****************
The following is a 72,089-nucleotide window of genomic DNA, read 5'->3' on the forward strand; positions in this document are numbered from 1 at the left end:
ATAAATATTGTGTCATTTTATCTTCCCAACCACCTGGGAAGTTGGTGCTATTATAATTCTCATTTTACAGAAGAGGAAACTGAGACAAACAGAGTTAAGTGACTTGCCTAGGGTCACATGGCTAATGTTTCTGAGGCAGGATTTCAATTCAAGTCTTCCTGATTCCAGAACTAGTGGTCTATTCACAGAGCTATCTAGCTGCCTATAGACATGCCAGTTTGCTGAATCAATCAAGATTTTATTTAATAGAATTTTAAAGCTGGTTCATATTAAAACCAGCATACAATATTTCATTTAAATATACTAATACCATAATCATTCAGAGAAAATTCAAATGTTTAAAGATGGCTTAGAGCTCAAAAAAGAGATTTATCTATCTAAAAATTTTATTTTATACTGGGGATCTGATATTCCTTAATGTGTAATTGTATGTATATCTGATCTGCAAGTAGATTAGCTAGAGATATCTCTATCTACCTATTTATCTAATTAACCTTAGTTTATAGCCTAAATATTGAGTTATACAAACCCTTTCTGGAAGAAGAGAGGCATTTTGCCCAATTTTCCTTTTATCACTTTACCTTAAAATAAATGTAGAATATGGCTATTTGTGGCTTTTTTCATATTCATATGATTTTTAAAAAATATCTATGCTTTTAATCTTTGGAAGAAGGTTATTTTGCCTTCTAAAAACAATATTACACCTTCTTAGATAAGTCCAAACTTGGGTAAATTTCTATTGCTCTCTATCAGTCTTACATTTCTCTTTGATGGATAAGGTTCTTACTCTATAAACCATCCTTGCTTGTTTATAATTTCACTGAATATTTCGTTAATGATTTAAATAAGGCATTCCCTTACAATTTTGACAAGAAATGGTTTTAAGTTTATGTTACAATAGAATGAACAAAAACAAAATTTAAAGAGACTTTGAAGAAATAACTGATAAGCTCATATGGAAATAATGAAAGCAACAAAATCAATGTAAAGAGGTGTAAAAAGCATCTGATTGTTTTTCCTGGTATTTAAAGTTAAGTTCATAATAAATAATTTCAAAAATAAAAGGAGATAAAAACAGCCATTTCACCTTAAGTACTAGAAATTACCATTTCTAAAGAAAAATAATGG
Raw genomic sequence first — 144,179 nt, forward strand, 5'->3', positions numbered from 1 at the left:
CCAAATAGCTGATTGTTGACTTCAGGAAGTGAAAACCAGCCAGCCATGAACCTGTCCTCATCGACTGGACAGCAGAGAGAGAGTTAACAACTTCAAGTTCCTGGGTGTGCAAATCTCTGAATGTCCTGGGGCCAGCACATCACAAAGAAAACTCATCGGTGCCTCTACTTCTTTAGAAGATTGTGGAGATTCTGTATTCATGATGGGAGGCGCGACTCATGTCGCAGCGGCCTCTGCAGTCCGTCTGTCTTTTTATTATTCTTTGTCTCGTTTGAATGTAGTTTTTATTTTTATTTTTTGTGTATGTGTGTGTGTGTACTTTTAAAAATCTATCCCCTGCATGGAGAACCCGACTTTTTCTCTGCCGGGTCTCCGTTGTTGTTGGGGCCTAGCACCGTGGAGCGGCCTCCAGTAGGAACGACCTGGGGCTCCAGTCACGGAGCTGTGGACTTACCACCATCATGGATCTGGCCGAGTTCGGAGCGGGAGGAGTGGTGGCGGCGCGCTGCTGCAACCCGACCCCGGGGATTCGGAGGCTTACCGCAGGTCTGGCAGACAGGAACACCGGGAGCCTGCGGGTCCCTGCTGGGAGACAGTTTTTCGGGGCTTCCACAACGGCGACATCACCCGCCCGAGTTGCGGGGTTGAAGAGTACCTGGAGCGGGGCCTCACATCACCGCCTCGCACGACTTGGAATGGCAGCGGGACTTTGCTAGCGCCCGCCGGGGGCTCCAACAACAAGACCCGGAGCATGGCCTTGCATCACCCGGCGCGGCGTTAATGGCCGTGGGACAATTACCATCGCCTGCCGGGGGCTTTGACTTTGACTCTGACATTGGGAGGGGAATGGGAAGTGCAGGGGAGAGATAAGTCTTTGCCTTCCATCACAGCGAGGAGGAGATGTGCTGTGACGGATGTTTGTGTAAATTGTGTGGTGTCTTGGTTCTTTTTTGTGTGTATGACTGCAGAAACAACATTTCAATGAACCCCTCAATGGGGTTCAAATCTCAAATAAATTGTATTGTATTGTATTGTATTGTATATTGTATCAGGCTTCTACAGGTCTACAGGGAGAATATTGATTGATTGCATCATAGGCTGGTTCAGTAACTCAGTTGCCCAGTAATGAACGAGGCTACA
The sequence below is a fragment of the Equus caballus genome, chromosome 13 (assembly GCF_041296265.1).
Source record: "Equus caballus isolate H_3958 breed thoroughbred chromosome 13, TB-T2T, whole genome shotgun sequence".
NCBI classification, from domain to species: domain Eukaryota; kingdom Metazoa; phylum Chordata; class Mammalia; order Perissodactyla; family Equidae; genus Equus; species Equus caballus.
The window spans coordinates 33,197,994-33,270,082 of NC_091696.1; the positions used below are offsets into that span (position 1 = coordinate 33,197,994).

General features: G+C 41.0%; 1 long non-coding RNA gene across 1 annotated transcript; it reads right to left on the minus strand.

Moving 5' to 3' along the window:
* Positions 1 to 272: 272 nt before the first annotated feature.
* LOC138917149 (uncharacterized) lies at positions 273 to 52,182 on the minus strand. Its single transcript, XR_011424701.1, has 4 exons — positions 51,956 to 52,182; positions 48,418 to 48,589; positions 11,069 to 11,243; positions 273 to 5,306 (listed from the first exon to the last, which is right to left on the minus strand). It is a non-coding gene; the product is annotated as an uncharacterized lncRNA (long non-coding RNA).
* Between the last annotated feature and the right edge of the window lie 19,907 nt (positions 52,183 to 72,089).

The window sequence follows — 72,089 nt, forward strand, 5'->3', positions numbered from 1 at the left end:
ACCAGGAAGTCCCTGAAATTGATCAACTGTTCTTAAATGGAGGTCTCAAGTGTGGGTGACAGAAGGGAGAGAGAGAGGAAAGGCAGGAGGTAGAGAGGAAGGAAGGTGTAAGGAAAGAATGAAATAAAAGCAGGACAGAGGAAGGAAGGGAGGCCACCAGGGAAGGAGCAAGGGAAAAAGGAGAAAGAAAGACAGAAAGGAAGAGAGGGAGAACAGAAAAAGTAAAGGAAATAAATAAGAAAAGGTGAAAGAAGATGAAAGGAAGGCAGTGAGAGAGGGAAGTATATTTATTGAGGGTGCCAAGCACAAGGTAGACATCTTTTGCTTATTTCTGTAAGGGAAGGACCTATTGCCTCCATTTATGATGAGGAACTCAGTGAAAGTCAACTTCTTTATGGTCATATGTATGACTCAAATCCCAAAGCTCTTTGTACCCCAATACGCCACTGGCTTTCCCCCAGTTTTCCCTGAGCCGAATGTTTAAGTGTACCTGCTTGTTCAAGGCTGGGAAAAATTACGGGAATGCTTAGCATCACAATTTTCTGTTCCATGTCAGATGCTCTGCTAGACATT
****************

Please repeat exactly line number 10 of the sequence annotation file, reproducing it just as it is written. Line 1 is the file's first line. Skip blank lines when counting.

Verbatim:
Moving 5' to 3' along the window: